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Xinca, the Roots of a Culture

After several researches into the history of indigenous in Guatemala and the help of Roberto Arana Arreaga a Guatemalan communicator and publicist, lover of art, books and travel, we had been able to go back to one of the first indigenous communities that inhabited territories of what is now known as Guatemala.

Guatemala is a country rich in diverse flora and fauna throughout the entire region. The southeastern region of the country is a good example of the country’s geographic variety, presenting semi-arid and mountainous features with volcanic sand beaches and tropical forests. Its climate varies from temperate to warm in the lower parts and cold in the higher altitudes.

The Xincas live predominantly in the departments of Jutiapa, Jalapa and Santa Rosa.

It is the region with the least amount of original Mayan population registered in the entire country, predominantly the Xinca indigenous and the mestizo population, better known as “ladinos” which is a mixed Spanish and indigenous descent.

Their History

It is a native ethnic group of Central America, which almost disappeared. Probably in pre-Columbian times they emigrated to Guatemala through the Chiquimulilla channel, and may have arrived during the Archaic period (600 – 200 BC) in their migratory passage from Mexico to Central America.

“According to the chronicler Bernal Días del Castillo, it was one of the towns that offered the greatest resistance to the conquest”

The Xincas were the first people in Guatemala to be enslaved, banned from using their language and traditional clothing and forced to adopt Spanish culture. For years, this culture has been recognized but made invisible, making it difficult to rescue it.

Xinca's Language

Due to Hispanization, today the Xinca ethnic group has almost disappeared… And their language has been gradually lost. A study carried out in 1997 reports that this language was only spoken by just 100 to 250 people. That is why it is mostly spoken by the elderly.

The Xinca language is recognized within the Constitution and the Law of National Languages, in addition this language does not have its roots in any of the linguistic groups of Mayan languages.

Xinca's Traditions

The Xincas are characterized by having different dances as rituals with specific purposes that vary according to the region and its objective, ranging from religious approaches to holidays. Among the main dances we can find:
Dance of the request for Water: This dance is performed with the purpose of asking God for something specific and generally the participants are the elders of each town.

Moon dance: It is a dance that is almost extinct, it was performed for birthdays or wedding celebrations. It consisted of 6 couples holding hands or waists turning in a wheel with small jumps. The entire community participated in this dance regardless of age or gender.

Tustle dance: This elegant dance was used for birthdays celebrations, parties and weddings. In it, couples hold hands and turn slowly to the rhythm of the music.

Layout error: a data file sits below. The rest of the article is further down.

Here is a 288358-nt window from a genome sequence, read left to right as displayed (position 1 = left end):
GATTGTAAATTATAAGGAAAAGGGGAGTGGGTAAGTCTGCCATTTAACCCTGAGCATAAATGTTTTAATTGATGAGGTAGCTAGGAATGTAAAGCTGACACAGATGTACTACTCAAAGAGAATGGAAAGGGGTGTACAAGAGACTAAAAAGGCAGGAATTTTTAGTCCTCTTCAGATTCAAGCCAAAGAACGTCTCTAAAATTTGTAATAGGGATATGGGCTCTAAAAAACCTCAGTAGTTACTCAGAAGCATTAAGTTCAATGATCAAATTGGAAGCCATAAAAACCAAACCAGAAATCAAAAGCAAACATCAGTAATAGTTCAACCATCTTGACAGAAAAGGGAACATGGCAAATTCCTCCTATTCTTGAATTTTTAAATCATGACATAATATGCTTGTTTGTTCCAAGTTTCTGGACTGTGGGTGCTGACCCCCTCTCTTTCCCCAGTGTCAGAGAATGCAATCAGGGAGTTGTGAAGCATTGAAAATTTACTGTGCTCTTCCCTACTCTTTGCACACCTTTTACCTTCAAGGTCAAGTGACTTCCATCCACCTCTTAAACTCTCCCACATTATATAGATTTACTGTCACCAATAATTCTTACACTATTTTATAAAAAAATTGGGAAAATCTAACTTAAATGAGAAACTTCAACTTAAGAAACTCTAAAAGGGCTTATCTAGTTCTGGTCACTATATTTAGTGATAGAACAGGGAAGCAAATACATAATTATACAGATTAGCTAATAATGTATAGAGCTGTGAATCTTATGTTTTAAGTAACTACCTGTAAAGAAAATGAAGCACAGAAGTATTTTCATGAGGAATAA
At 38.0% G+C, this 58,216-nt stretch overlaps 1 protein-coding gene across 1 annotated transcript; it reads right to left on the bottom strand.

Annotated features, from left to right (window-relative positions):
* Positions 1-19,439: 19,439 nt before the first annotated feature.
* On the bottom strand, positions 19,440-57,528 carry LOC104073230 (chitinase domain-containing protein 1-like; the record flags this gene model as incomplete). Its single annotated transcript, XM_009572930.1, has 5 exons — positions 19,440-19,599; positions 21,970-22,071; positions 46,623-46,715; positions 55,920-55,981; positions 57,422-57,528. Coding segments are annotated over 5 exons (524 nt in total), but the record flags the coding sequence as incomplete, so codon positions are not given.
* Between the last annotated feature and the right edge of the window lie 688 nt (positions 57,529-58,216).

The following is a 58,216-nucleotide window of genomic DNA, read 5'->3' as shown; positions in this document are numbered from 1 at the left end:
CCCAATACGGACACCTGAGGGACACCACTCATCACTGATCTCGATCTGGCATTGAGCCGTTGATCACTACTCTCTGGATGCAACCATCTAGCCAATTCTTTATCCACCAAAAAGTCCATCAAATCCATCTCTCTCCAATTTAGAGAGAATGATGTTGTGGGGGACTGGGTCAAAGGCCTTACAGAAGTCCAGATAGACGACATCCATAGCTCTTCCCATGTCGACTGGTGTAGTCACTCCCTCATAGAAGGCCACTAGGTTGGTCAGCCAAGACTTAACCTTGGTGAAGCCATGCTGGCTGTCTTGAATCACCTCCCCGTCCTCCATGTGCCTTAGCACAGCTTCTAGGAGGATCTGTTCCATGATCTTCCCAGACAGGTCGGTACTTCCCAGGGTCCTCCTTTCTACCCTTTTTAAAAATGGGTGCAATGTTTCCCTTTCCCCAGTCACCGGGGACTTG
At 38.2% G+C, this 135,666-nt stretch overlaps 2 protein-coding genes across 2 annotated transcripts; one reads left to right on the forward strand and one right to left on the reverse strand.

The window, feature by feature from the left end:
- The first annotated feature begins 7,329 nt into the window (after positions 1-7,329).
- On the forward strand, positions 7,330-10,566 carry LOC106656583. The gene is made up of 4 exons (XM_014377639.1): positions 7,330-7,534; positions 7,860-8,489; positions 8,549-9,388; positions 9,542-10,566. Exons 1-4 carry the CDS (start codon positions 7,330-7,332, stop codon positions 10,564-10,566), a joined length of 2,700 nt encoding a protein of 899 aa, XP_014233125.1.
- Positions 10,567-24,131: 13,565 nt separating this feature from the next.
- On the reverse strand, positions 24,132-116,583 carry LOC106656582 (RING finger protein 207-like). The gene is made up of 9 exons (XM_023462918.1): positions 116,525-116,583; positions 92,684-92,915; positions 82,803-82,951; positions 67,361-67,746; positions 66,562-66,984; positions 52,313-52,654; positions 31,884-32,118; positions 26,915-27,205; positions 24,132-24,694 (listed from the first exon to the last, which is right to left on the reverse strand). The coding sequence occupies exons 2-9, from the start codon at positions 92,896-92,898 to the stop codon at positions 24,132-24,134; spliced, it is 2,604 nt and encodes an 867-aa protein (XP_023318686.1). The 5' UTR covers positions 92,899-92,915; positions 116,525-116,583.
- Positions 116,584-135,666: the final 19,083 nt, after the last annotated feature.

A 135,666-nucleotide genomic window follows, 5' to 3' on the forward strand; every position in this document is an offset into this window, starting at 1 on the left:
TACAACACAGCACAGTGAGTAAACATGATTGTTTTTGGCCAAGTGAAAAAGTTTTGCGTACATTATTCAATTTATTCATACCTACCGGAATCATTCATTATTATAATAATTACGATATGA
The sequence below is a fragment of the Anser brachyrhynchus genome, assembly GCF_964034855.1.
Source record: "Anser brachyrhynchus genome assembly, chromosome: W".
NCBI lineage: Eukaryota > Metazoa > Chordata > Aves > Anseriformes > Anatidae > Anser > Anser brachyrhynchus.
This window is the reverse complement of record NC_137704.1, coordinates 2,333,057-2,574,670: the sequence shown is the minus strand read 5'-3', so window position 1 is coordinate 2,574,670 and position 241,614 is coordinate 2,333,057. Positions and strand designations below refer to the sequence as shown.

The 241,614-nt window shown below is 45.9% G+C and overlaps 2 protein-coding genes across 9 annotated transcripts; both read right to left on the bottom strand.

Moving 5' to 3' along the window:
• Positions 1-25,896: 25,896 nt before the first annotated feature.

Dance of the transfer of authority: This dance is performed as part of a rite of change of community authorities that usually happens every two years. To perform it, the person in charge, who will be retired, hands the authoritarian role to the new leader, symbolically handing over a “guacal” with hot water inside, with the aim that the new president will distribute this “guacal” to all his companions as a sign of leadership.

Xinca's Traditional Food

The basis of their diet lies in the use of the natural resources that surround them, it is common to use fruits and plants in abundance in the region.

One of the dishes that stands out the most is the traditional chipilín broth, in which these herbs are cooked, accompanied by vegetables, flowers and other herbs, providing a special flavor typical of the culture. Other important dishes are the cooked masa tamales, without forgetting the delicious Kamawa beans, which is a very particular ingredient of Xinca cuisine.

Xinca's Traditional Outfit

Part of the distinctive features of this ethnic group is their clothing, made mostly with cotton fabrics. The masculine garments are usually white, the shirt with sleeves up to the forearm and the pants up to the knees.

For their part, women use long skirts of the same material that reach their ankles. Formerly they wore bare chests, but today they can be seen wearing loose-fitting blouses also made of cotton.

In the past, they used to make their own fabrics

Art and culture

The most common practice among the Xincas is deeply rooted in the ethnic identity of their people and conversion essentially amounts to cultural assimilation.

According to their legends dating from before the conquest, this ethnic group has sacred books in which their spirituality is reflected, which is manifested through various celebrations that are carried out by the so-called “spiritual guides” through. This is able to establish a way of communicating in a spiritual realm from heaven to earth.

Much of their culture is directly related to art, expressed in a unique approach that ranges from unique songs, dances and music, which makes them different from all other Native American cultures.

The Handicrafts

The diversity of natural resources in the departments of this region means that the artisanal raw material varies from one place to another, especially with regard to basketry, where the types of palms can vary from one community to another at the time of their elaboration…

The main items:
Maicillos brooms
Clay pots and jars
Bamboo baskets
Cibaque bowlers

Alexandrine Michelas

Founder and Artistic Director